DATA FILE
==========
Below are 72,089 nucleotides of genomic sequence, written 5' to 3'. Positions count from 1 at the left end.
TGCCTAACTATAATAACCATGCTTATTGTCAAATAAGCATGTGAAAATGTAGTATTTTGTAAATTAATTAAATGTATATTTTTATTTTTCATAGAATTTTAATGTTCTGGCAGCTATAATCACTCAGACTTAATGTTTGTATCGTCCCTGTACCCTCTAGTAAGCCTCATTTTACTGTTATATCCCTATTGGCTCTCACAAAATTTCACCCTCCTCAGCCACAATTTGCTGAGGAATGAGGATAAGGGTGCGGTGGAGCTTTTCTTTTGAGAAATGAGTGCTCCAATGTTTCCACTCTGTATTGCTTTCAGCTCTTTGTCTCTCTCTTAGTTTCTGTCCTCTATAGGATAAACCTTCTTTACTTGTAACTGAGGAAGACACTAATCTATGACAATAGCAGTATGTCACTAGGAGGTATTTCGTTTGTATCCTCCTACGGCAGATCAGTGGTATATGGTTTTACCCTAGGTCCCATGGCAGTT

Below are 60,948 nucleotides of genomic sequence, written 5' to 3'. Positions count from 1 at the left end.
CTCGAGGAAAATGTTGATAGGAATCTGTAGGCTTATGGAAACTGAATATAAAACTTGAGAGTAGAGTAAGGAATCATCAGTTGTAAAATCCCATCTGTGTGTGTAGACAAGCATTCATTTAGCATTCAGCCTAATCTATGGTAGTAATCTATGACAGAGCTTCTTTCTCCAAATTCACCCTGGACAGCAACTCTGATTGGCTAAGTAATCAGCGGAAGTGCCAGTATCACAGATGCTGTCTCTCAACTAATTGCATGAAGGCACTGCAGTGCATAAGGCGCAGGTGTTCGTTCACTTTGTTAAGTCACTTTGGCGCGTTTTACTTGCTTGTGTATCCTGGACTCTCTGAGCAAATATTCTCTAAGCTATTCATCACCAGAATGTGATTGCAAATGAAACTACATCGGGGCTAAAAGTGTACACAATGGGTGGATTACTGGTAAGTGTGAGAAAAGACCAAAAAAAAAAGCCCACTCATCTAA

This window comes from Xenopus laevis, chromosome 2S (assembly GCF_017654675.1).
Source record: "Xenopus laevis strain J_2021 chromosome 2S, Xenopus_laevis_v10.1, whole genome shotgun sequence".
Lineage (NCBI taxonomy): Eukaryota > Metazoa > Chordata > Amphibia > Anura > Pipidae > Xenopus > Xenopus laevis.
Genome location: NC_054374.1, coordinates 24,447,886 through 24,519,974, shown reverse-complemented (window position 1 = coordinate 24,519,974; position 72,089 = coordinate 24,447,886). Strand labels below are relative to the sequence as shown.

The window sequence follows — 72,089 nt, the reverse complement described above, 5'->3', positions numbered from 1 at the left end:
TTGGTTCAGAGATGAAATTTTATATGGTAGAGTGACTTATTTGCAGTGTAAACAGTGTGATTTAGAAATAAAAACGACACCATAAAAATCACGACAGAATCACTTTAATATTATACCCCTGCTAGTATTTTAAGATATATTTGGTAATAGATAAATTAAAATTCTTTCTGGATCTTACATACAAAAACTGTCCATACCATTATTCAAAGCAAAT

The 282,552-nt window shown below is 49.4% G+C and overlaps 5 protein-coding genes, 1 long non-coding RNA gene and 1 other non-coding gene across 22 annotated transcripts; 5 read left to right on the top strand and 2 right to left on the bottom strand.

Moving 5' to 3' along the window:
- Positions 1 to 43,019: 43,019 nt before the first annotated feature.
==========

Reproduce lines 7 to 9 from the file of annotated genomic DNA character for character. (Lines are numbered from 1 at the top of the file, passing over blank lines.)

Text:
Lineage (NCBI taxonomy): Eukaryota > Metazoa > Chordata > Amphibia > Anura > Pipidae > Xenopus > Xenopus laevis.
Genome location: NC_054374.1, coordinates 24,447,886 through 24,519,974, shown reverse-complemented (window position 1 = coordinate 24,519,974; position 72,089 = coordinate 24,447,886). Strand labels below are relative to the sequence as shown.

The window sequence follows — 72,089 nt, the reverse complement described above, 5'->3', positions numbered from 1 at the left end: